I feel the same way with my affinity for Reinhard von Lohengramm and the Galactic Empire from Legend of the Galactic Heroes, that is also wholly evocative of Imperial Germany. The names themselves sound so awesome to me. It’s like it’s almost automatically GAR if your name is German. Gundam does a lot of the same for its Principality of Zeon:
As seen from the above image, the whole plan is wholly based on the historical “Operation Valkyrie.” The code names listed in the display are actual names of mythological Valkyries in Norse mythology (though perhaps Germanized). Why is this so attractive again? The ‘bad guys’ are often portrayed as machine-like though not really, often with amazing use of symbols and perhaps heraldry, disciplined and threatening. The ‘good guys’ in contrast are presented loose, collegial, scruffy, and sympathetic. It is the same with Legend of the Galactic Heroes as with Gundam.
See the Reich’s officers’ stately mien, compared to the Free Planets’ bunch of merry men. It’s not that the Free Planets’ characters are never cool, they’re just allowed to be goofy, making them sympathetic and relatable compared to the ‘Boring Germans in Space.’ However, I’m sure I’m not alone in this: I find the Reich to be wicked cool, and I watched the whole show rooting for them.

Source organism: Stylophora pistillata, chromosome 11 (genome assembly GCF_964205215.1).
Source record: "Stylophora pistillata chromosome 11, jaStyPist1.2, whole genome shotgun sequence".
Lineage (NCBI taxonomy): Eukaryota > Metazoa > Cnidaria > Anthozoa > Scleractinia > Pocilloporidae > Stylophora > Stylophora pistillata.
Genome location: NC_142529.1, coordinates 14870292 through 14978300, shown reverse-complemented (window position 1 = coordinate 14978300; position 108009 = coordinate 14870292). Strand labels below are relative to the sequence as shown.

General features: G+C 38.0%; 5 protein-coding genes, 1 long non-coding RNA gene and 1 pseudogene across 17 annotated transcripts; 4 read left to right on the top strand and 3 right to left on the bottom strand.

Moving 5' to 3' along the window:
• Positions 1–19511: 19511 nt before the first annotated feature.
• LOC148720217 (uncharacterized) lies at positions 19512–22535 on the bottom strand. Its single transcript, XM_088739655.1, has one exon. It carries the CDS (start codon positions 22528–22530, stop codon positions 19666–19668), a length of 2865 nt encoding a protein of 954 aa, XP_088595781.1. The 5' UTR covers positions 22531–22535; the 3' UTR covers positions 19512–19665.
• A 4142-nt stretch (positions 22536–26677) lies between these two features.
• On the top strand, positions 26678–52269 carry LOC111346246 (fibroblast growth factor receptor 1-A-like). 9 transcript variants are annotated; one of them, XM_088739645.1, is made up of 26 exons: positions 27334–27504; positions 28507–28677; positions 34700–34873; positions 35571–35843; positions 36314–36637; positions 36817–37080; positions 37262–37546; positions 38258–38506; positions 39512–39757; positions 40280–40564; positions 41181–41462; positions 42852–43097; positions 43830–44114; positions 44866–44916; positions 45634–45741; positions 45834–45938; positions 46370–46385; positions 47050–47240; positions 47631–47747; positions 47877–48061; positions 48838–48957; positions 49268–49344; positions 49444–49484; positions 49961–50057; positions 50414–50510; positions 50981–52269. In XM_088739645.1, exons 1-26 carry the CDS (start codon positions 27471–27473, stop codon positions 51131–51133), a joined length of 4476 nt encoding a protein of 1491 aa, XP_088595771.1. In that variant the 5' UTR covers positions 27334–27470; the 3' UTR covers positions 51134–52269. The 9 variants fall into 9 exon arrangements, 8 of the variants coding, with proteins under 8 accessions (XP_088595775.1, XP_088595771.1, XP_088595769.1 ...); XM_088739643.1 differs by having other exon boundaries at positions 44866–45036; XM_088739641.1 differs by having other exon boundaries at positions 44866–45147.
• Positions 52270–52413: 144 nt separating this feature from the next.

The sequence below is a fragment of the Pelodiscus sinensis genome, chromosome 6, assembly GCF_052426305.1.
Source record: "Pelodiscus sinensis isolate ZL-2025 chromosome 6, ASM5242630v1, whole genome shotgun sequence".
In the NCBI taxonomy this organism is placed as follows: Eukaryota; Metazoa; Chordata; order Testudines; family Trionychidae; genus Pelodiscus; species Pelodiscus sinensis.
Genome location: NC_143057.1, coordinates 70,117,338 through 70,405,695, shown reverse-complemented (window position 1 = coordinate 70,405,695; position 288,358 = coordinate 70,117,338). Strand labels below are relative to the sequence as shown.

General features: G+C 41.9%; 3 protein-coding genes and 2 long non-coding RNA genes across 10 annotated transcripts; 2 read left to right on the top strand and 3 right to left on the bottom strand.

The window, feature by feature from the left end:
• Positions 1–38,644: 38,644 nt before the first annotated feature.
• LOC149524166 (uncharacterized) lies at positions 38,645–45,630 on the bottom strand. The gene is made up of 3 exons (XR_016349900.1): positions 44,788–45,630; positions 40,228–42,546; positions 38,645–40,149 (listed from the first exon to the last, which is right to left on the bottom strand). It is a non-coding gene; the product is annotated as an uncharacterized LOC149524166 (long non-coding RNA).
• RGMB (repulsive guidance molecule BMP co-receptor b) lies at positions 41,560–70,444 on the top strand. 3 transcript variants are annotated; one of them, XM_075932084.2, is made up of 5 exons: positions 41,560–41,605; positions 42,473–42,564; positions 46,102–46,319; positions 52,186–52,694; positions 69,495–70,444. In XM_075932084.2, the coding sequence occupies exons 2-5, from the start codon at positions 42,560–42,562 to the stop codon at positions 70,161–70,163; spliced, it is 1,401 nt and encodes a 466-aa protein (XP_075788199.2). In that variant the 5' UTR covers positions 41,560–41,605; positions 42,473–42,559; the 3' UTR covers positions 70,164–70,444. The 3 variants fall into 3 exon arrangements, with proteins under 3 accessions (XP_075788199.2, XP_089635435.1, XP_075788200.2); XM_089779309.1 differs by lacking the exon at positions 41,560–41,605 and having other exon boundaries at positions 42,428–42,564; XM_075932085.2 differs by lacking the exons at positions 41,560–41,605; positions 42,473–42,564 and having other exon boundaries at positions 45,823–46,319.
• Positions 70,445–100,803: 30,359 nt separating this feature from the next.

As seen from the image, you have your gritty and grimy Earth Federation soldier having a smoke with his rations – and interestingly the EFF characters at the foreground are most often front line personnel; contrasting with the aristocratic Zeon officer inspecting a wine cellar with at least one fawning sympathizer/collaborator, as characters with speaking lines among the Zeon are often officers (unless they are mooks about to get killed).
The image evokes slices of life from the OYW, as inspired by the European theater (of war) during WW2. The allies were scruffy and seemed rag-tag while fighting through Northern Europe (as depicted by films like Saving Private Ryan, or television mini-series such as Band of Brothers), and the Germans had their way with the treasures of the countries they occupied and lived like aristocrats (as depicted by films like Schindler’s List).
I suppose it shouldn’t be surprising at all that the OYW should draw so much from WW2, as evil is so easily identifiable while the fashion of the ‘enemies’ are so impressive. I don’t think it’s in the creators’ (to permit myself some Doylian speculation) best interests to model evil after the Japanese part of WW2’s Axis of Evil. So yes, Germany for Zeon; Gihren Zabi for Adolf Hitler; Operation Valkyrie for the Gihren Assassination Plan. As I read more into the manga, I’ll find out if the use of Operation Valkyrie is a matter of direct inspiration by the plotters, and not simply a thematic consistency on the part of the narrative.
Bad guys look cool and I find myself rooting for them sometimes (or often). How do I rid myself of this guilt? I don’t really; I don’t do a good job of rationalizing away the fact that I don’t necessarily endorse the views, behavior, and acts of the bad guys. Unfortunately for me this is such a big part of my viewing and reading experience, and part of my hobby in general. Sometimes, even if it doesn’t really work, I look at images like this one and try to be at peace:
But no, it doesn’t really work. What can you do?